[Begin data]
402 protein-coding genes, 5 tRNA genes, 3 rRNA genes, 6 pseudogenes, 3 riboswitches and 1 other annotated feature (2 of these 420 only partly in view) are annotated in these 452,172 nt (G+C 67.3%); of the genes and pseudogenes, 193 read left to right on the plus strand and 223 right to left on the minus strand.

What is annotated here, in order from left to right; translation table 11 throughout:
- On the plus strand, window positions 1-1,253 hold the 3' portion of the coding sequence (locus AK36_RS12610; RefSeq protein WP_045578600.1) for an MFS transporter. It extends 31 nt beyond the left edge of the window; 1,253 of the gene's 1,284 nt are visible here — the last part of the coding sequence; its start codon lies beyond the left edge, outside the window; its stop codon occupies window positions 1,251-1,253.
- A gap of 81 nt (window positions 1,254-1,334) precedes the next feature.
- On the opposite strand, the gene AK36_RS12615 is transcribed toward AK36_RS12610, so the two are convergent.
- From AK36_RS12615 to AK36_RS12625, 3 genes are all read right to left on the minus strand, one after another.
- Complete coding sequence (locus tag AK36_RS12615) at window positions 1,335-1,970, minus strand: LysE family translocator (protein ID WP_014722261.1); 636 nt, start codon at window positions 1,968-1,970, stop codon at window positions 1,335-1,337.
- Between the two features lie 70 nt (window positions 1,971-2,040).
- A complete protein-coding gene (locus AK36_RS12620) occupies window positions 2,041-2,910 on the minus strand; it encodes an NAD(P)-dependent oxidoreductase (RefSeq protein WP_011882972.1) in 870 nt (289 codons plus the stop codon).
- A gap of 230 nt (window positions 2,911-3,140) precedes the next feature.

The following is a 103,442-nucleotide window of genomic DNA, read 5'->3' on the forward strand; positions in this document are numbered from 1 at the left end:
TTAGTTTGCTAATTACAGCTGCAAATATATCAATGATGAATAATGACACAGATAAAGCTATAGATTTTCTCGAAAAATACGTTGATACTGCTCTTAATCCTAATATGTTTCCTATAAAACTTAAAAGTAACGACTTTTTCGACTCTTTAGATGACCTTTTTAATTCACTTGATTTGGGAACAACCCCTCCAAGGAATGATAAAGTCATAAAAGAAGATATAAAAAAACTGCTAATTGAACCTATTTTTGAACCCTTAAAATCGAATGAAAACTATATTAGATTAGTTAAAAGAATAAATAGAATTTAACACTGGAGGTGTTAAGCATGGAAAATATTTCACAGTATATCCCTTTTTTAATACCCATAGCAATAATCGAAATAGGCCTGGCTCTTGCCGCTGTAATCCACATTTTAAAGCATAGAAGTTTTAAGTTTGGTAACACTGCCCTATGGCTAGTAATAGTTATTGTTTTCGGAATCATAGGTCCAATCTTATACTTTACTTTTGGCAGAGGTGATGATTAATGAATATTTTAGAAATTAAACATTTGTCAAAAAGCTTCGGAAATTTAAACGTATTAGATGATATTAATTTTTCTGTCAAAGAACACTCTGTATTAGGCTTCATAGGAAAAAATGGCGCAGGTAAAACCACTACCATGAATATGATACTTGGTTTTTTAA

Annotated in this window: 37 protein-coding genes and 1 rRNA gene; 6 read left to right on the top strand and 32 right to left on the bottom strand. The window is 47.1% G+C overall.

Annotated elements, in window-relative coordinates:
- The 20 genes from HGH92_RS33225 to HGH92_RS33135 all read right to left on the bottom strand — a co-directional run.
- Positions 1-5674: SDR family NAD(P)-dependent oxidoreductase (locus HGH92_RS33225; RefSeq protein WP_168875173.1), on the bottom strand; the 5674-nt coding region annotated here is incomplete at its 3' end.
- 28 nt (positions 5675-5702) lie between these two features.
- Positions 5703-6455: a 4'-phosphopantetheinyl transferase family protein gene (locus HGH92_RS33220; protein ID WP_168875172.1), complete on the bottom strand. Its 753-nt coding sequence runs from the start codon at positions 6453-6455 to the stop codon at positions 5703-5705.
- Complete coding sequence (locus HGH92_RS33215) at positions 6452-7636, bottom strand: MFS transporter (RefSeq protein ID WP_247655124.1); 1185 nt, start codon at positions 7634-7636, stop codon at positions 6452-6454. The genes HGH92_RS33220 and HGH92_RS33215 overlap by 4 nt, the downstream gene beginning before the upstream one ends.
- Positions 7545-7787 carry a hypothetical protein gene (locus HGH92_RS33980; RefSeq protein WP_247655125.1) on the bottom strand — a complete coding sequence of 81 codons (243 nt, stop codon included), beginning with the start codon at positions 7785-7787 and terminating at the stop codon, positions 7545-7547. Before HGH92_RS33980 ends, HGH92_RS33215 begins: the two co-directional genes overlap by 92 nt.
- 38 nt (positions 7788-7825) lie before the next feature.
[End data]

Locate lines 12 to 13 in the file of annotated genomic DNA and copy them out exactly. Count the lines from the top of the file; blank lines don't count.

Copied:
TTAGTTTGCTAATTACAGCTGCAAATATATCAATGATGAATAATGACACAGATAAAGCTATAGATTTTCTCGAAAAATACGTTGATACTGCTCTTAATCCTAATATGTTTCCTATAAAACTTAAAAGTAACGACTTTTTCGACTCTTTAGATGACCTTTTTAATTCACTTGATTTGGGAACAACCCCTCCAAGGAATGATAAAGTCATAAAAGAAGATATAAAAAAACTGCTAATTGAACCTATTTTTGAACCCTTAAAATCGAATGAAAACTATATTAGATTAGTTAAAAGAATAAATAGAATTTAACACTGGAGGTGTTAAGCATGGAAAATATTTCACAGTATATCCCTTTTTTAATACCCATAGCAATAATCGAAATAGGCCTGGCTCTTGCCGCTGTAATCCACATTTTAAAGCATAGAAGTTTTAAGTTTGGTAACACTGCCCTATGGCTAGTAATAGTTATTGTTTTCGGAATCATAGGTCCAATCTTATACTTTACTTTTGGCAGAGGTGATGATTAATGAATATTTTAGAAATTAAACATTTGTCAAAAAGCTTCGGAAATTTAAACGTATTAGATGATATTAATTTTTCTGTCAAAGAACACTCTGTATTAGGCTTCATAGGAAAAAATGGCGCAGGTAAAACCACTACCATGAATATGATACTTGGTTTTTTAA

Annotated in this window: 37 protein-coding genes and 1 rRNA gene; 6 read left to right on the top strand and 32 right to left on the bottom strand. The window is 47.1% G+C overall.